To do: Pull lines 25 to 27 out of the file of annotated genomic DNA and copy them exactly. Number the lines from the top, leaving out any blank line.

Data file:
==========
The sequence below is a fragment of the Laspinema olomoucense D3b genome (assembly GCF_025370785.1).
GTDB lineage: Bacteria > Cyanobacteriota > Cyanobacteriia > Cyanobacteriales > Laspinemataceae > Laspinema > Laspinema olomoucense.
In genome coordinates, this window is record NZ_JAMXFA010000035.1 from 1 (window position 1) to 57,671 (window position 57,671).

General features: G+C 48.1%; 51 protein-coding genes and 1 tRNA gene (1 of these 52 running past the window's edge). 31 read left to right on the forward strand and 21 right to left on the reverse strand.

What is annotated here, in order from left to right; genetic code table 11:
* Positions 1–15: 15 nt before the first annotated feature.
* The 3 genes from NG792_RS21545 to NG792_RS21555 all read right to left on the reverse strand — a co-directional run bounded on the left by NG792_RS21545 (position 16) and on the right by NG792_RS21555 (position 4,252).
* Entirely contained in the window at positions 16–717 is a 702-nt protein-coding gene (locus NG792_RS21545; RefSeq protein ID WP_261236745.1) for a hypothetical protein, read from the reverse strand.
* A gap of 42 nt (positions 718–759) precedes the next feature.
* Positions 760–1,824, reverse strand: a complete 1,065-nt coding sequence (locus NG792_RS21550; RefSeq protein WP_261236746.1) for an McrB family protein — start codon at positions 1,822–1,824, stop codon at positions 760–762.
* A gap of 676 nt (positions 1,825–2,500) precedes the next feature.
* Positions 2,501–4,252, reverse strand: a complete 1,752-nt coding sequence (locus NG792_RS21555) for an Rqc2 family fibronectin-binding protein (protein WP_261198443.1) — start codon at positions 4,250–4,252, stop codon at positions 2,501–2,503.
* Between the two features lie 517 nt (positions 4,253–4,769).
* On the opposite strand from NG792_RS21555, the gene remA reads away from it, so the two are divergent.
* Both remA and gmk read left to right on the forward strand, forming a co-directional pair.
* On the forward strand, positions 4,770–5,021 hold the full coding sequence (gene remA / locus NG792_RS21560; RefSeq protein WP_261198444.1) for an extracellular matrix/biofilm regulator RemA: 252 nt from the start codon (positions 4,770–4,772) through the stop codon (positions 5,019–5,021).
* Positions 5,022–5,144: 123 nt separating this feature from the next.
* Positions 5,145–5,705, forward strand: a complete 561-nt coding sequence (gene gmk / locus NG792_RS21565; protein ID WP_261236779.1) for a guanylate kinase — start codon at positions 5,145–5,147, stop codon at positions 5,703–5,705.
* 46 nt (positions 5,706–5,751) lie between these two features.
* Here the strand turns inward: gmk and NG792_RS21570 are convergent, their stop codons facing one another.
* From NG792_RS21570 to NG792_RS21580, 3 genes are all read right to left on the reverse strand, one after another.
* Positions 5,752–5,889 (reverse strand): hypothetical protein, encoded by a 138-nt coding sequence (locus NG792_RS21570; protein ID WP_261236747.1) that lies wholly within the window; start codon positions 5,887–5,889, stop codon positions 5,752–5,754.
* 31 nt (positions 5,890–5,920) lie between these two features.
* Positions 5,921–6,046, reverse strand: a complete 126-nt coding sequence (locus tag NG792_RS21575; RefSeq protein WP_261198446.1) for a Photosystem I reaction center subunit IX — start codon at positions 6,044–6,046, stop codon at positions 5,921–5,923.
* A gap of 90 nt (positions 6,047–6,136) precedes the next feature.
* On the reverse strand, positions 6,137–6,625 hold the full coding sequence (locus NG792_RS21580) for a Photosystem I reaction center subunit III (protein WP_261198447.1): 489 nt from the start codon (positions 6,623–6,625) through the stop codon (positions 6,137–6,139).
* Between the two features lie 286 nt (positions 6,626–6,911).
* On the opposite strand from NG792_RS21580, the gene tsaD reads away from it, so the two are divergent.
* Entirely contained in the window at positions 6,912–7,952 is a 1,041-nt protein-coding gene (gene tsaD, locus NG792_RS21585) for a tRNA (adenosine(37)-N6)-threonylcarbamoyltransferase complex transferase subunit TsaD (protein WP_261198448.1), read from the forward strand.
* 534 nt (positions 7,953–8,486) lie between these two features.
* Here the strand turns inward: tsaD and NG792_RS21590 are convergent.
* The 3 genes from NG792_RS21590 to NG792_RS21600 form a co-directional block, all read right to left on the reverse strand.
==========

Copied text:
* A gap of 90 nt (positions 6,047–6,136) precedes the next feature.
* On the reverse strand, positions 6,137–6,625 hold the full coding sequence (locus NG792_RS21580) for a Photosystem I reaction center subunit III (protein WP_261198447.1): 489 nt from the start codon (positions 6,623–6,625) through the stop codon (positions 6,137–6,139).
* Between the two features lie 286 nt (positions 6,626–6,911).